Many people think all lease contracts are the same when there are actually two different choices you can opt for: a contract hire or a finance lease. With a finance lease, the lessee assumes the risk of the asset. With contract hire, the lessor is liable for the risk.
Both forms of contracts have advantages and disadvantages which we’ll explore more in this guide. We’ll go into depth about what is the difference between a finance lease and contract hire so you can decide which is best for your business.
Contract hire is a fixed-term contract. Through it, you pay a set monthly fee for the lease of an asset, such as a van. At the end of the agreement, you return the asset you’ve leased without paying anything more. The monthly fee usually covers tax, an agreed mileage allowance as well as service and breakdown cover.
The amount to pay every month is determined through forecast depreciation, calculated based on the original cost of the vehicle, the mileage it’s going to run and the length of the contract.
One of the top benefits of leasing a van through contract hire is peace of mind. For one, the leasing company still owns the vehicle. In other words, it’s the lessor who’s liable for the associated risks, not the lessee. With this in mind, a company or driver can focus on performing the core activities of their business without worrying about assuming any financial risk if something were to go wrong with the vehicle. In addition to that, you also don’t have to shoulder any administrative burden. The cost of servicing, breakdown cover and tax is included in the monthly fee.
Another great advantage of contract hire is that it is 100% reclaimable. There’s also a 100% corporate tax-deductible available. Other benefits of contract hires include flexible contract durations, fixed, low monthly payments, and flexible maintenance ad-ons.
One of the main disadvantages of contract leases is that they offer you less control over managing your van. For instance, there’s a set mileage limit. If you go over this, you could end up paying mileage penalties, although the price per mile over the limit is discussed at the beginning of the contract, meaning there shouldn't be a surprise charge. A contract lease also offers fewer benefits you can reap over the long term, something that is available with a finance lease (we’ll look at this later). Under a contract lease, there’s no option to own your van or buy it outright at the end of the contract. That means you’re simply paying for the service of using and looking after an asset.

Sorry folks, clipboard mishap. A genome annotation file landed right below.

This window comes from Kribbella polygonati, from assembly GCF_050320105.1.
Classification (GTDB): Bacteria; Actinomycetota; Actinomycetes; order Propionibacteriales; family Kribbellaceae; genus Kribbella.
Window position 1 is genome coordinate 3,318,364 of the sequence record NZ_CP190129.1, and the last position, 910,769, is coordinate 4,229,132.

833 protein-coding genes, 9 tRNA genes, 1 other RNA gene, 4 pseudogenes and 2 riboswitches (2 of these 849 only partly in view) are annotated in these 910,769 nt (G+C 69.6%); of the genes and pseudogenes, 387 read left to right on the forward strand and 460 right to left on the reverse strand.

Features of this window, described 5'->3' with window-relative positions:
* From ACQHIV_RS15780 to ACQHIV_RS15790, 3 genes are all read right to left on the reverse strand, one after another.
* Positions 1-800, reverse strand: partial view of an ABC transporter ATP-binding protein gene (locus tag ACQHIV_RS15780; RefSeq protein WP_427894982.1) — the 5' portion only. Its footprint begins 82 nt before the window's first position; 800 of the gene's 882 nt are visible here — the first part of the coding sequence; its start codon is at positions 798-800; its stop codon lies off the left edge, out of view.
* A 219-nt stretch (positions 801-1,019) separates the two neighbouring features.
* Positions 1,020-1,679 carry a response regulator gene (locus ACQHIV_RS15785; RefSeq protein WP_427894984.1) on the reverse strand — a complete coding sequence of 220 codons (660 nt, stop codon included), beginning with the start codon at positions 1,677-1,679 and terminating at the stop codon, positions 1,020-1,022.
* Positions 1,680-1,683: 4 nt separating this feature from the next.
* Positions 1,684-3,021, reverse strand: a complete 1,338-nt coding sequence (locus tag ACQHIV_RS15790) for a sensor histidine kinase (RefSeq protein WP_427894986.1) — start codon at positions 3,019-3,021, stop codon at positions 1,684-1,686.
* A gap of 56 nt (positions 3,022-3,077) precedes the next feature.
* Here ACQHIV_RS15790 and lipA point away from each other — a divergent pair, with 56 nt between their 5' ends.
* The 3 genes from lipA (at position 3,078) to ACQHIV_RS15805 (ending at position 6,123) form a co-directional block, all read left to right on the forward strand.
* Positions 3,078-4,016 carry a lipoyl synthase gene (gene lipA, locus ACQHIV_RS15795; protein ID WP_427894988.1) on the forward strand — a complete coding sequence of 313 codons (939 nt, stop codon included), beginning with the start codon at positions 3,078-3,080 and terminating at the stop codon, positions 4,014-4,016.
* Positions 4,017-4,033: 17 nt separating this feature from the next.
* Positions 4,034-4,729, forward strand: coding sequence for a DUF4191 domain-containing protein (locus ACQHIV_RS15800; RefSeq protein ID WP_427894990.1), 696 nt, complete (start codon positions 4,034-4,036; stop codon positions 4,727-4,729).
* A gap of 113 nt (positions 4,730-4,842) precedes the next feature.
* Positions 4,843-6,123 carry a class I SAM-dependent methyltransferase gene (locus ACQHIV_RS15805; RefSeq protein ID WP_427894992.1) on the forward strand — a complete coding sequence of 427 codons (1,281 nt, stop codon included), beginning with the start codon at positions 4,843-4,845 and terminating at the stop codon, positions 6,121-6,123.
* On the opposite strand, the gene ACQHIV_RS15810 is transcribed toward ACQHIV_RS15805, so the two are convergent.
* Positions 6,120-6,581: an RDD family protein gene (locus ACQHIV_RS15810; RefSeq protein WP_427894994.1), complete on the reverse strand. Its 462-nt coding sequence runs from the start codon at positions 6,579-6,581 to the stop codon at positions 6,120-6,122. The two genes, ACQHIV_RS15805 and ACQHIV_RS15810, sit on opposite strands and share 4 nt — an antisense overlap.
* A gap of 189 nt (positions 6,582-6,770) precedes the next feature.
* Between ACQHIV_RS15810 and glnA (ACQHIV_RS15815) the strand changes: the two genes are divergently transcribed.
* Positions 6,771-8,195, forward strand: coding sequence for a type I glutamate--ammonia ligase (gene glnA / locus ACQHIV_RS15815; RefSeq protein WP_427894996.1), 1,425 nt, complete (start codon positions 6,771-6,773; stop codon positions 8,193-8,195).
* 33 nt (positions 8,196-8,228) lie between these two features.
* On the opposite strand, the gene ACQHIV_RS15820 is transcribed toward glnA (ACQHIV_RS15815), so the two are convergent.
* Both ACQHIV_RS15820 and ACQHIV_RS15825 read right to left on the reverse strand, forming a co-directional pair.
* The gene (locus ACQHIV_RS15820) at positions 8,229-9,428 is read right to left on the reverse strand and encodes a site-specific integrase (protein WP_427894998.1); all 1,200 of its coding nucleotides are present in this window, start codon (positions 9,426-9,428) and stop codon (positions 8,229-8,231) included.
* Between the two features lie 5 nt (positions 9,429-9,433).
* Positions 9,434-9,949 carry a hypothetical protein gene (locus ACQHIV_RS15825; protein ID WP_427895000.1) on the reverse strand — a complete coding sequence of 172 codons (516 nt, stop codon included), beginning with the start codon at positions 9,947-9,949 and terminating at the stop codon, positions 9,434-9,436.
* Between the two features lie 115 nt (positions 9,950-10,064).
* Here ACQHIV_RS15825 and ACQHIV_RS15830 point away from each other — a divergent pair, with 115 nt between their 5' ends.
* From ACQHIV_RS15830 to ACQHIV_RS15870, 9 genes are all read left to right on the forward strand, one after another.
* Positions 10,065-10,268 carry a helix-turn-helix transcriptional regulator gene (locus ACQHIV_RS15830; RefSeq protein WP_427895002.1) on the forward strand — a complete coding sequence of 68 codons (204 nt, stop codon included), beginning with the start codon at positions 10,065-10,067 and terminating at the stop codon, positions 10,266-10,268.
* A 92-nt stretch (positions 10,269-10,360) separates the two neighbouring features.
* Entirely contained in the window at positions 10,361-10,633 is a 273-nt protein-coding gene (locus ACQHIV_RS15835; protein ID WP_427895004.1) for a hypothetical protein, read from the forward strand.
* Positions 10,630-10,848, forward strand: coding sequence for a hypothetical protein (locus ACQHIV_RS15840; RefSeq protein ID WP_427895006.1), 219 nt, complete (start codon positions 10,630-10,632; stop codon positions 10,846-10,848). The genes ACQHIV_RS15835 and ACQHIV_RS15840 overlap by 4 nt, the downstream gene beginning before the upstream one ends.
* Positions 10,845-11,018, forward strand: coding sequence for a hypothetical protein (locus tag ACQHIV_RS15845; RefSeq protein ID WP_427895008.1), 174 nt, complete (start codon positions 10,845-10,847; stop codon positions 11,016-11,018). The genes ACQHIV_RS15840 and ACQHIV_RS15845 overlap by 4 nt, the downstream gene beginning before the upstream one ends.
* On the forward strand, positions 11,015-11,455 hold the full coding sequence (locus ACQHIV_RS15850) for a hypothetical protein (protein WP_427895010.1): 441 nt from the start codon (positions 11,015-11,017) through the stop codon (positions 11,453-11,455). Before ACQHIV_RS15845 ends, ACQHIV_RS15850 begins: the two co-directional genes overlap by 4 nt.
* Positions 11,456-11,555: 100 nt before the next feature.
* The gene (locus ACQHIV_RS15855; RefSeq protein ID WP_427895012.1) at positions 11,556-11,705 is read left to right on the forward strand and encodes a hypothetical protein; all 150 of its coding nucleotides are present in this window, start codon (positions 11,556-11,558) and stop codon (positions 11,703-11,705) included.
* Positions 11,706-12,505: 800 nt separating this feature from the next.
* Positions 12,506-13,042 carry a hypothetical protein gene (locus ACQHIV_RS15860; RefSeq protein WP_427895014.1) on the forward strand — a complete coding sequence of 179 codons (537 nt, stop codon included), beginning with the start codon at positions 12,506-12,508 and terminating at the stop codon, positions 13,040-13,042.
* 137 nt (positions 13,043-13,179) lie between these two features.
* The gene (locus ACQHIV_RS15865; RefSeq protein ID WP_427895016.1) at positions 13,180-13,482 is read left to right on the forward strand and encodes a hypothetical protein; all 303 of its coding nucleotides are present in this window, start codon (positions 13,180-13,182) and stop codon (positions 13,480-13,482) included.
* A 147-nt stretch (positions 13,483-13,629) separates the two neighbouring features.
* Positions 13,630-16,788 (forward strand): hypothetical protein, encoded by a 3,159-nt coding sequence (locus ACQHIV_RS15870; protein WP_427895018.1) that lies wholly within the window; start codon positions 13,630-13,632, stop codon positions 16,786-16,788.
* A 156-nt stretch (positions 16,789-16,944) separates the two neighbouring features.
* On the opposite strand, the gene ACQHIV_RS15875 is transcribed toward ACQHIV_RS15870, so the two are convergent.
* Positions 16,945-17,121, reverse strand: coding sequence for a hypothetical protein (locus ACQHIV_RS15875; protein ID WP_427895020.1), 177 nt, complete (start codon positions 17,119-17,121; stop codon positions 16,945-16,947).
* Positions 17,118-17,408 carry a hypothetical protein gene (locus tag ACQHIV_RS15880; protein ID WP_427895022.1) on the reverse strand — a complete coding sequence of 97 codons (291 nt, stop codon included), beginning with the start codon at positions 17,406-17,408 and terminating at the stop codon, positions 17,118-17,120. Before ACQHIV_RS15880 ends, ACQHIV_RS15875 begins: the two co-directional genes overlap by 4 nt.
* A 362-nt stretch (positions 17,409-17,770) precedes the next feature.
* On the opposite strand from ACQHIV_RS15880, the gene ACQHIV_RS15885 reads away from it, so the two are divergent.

Finance leases were designed with specific occupations in mind. These include professions where there’s a lot of practical use of the van, and therefore a higher likelihood of damage to the vehicle. This type of contract has been designed to give such workers and companies more ownership over the asset. On the one hand, this means the lessee assumes more risk. On the other hand, there’s more opportunity for the lessee. Here’s how:
With a finance lease, the lessee assumes the risk of the asset without owning it outright. That means the accounting method looks very different from a contract hire. When you take out a finance lease, you agree on an estimated residual value (calculated in the same way as a contract hire) with the lessor. You then pay monthly repayments along with a balloon payment at the end of the contract. In simple terms, if you get to the end of your contract and the residual value (e.g. the condition) of the van turns out to be higher than the agreed residual value, you get to pocket the extra. If it’s less, then you have to pay out.
If you require a high mileage commercial vehicle, there are many benefits in opting for a finance lease. Unlike contract hires, this type of lease offers a lot more flexibility. You can set the estimated mileage and can also ‘buy out’ of the contract early. In the case where you drive more than your anticipated mileage, you won’t have to pay any penalties. There are no official ‘pence per mile’ being tracked. Of course, the biggest boon is that if you do less than your anticipated mileage and keep your vehicle in tip-top condition, it will be worth more at the end of the contract. As such, you’ll get money back when you then sell the vehicle.
While there are many great things about finance leases, they come with the assumption of risk. That means that while you don’t own the vehicle, you’re ultimately responsible for what happens to it. If it gets damaged, then it’s up to you to repair it. And if your van ends up in worse condition and with more miles clocked by the end of the contract, you’ll be left out of pocket.
Citroen Berlingo - Charismatic in looks and ingenious in design and layout, the Berlingo’s popularity just keeps growing for its compact nature and practicality. A battery-powered version was launched in 2017, making it also an eco-friendly choice.
Ford transit courier - As one of the UK’s best-selling vans, the Transit is a fantastic drive. It also boasts a breadth of body styles and lengths, so there’s a Transit for every job. It also comes in Connect, Courrier and Custom.
Nissan E-nv200 - Built for urban and commercial use, Nissan’s E-nv200 is a battery-only range with rapid charge capability and cutting-edge technology.
Peugeot expert - Refined with a cleverly designed interior, the Expert is a delightful and economical van that puts comfort first. Both BlueHDi engines are smooth and fuel-efficient.
Leasing could be the most cost-effective option for your business. Find out more about the money-saving benefits of van leasing here.